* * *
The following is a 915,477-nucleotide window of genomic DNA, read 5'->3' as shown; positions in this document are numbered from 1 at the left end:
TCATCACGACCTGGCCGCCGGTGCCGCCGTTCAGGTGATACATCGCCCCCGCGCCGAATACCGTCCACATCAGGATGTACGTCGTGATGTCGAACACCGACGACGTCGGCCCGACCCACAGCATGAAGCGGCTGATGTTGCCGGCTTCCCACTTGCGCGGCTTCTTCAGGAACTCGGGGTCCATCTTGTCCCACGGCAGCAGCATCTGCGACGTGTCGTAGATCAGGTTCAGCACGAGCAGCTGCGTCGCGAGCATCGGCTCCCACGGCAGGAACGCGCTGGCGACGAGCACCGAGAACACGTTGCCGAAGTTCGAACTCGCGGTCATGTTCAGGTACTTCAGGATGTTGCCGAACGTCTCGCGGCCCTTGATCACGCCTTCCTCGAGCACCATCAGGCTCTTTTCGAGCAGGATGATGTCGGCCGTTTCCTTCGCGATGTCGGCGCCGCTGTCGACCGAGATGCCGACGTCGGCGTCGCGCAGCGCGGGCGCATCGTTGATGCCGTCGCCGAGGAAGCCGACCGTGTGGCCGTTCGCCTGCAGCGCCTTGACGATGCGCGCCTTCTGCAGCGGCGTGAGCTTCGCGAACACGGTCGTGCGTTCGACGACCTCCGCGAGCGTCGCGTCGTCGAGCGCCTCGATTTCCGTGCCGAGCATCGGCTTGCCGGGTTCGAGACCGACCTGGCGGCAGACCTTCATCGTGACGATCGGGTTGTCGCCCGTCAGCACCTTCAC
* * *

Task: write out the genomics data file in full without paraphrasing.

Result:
The following is a 915,477-nucleotide window of genomic DNA, read 5'->3' as shown; positions in this document are numbered from 1 at the left end:
TCATCACGACCTGGCCGCCGGTGCCGCCGTTCAGGTGATACATCGCCCCCGCGCCGAATACCGTCCACATCAGGATGTACGTCGTGATGTCGAACACCGACGACGTCGGCCCGACCCACAGCATGAAGCGGCTGATGTTGCCGGCTTCCCACTTGCGCGGCTTCTTCAGGAACTCGGGGTCCATCTTGTCCCACGGCAGCAGCATCTGCGACGTGTCGTAGATCAGGTTCAGCACGAGCAGCTGCGTCGCGAGCATCGGCTCCCACGGCAGGAACGCGCTGGCGACGAGCACCGAGAACACGTTGCCGAAGTTCGAACTCGCGGTCATGTTCAGGTACTTCAGGATGTTGCCGAACGTCTCGCGGCCCTTGATCACGCCTTCCTCGAGCACCATCAGGCTCTTTTCGAGCAGGATGATGTCGGCCGTTTCCTTCGCGATGTCGGCGCCGCTGTCGACCGAGATGCCGACGTCGGCGTCGCGCAGCGCGGGCGCATCGTTGATGCCGTCGCCGAGGAAGCCGACCGTGTGGCCGTTCGCCTGCAGCGCCTTGACGATGCGCGCCTTCTGCAGCGGCGTGAGCTTCGCGAACACGGTCGTGCGTTCGACGACCTCCGCGAGCGTCGCGTCGTCGAGCGCCTCGATTTCCGTGCCGAGCATCGGCTTGCCGGGTTCGAGACCGACCTGGCGGCAGACCTTCATCGTGACGATCGGGTTGTCGCCCGTCAGCACCTTCAC